Last night we wanted something light to watch, and this fit the bill nicely. Julia Louis-Dreyfus stars as Eva, who works as a masseuse. She is fairly amicably divorced, and close to her eighteen-year-old daughter. At a party she meets a middle-aged and somewhat overweight man, Albert (James Gandolfini), and while she feels no attraction, she quite likes him and a friendship develops.
The friendship is obviously going to lead to something more (it’s that kind of film) but it’s taken fairly slowly, with a lot of banter and some good chemistry that leads them to becoming close friends. Albert is also divorced, and also has a daughter who’s about to head off for college, so the two have quite a bit in common, as well as their shared sense of humour.
Meanwhile, Eva has also become friendly with a poet called Marianne (Catherine Keener) after meeting her at the same party, and then becoming her masseuse. Marianne is yet another divorcee, who spends a lot of time ranting about her ex-husband, whom she rather despises.
The main plot focuses on a somewhat unlikely coincidence, which would be a spoiler to reveal, and then a great deal of cowardice - or perhaps outright dishonesty - on Eva’s behalf as she doesn’t reveal something she has discovered that could drastically affect her new friendships. A side-story, never fully resolved, involves her daughter’s best friend.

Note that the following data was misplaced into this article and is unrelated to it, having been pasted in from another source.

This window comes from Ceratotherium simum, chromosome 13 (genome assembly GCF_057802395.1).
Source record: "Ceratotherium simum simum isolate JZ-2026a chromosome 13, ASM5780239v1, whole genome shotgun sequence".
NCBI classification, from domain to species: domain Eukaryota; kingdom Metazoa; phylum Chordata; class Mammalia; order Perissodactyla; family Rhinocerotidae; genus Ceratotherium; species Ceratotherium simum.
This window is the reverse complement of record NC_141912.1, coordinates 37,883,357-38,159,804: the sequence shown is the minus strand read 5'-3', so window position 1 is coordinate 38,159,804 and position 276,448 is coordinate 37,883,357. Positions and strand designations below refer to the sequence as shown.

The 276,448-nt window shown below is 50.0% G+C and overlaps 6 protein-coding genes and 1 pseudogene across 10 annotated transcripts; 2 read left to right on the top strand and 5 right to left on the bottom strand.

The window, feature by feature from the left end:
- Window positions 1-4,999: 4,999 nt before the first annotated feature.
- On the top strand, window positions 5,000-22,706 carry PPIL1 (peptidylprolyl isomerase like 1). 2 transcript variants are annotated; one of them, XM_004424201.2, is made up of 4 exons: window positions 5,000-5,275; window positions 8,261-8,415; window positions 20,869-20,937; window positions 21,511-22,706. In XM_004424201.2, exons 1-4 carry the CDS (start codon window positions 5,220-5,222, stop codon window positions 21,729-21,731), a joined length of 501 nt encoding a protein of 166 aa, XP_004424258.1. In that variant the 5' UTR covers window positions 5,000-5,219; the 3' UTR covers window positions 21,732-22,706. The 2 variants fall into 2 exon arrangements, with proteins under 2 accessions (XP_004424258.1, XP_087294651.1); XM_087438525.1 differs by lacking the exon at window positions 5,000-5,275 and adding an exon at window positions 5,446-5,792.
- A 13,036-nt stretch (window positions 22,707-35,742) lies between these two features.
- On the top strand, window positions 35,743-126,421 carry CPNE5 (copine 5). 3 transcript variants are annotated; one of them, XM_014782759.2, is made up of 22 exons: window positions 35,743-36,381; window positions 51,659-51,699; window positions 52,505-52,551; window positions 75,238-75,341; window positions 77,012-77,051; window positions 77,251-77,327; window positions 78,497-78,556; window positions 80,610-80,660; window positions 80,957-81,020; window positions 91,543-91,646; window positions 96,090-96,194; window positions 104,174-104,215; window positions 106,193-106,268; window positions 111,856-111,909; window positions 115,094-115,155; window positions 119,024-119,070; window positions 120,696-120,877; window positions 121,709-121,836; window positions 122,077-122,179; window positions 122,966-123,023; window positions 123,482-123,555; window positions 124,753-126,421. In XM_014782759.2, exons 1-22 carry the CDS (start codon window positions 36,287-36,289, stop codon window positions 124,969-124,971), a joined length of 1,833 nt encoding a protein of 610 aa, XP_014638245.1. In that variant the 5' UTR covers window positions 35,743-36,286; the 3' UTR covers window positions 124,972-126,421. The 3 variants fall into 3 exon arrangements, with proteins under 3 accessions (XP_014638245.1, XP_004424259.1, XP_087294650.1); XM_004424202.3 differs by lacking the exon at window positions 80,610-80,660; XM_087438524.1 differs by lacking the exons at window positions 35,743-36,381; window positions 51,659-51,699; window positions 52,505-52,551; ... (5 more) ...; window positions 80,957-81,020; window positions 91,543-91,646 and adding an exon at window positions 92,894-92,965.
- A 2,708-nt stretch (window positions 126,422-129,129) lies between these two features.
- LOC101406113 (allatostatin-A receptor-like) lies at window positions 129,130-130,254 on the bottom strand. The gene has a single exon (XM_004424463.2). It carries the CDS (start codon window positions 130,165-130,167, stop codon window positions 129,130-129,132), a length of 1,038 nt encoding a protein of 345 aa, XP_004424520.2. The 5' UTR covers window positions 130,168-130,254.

There are some amusing moments in this, and the acting is believable enough, although it’s a bit of a strange film without a great deal of plot. We could relate to the trauma of seeing one’s offspring depart for university, knowing they’re moving on and becoming separate. But the complexity of relationships, and the acceptance of divorce and remarriage as ‘normal’ was a bit depressing, and some of the humour was not really to our tastes.
The film is quite fast-paced, under an hour and a half in all, and we quite liked it, though it’s not one we’d necessarily watch again. I thought the rating of 12A (PG-13 in the US) was about right; there’s no violence and nothing explicit.
However I wouldn’t want to watch it with a younger teenager. There are a lot of ‘adult’ references, and frank discussion of body parts and intimacies. There is also quite a lot of bad language; not the worst words, but still more than I’m comfortable with.
The blu-ray has an ‘extra’ containing outtakes, mostly involving one or other character laughing at inappropriate times.
Review by Sue F copyright 2017 Sue's DVD Reviews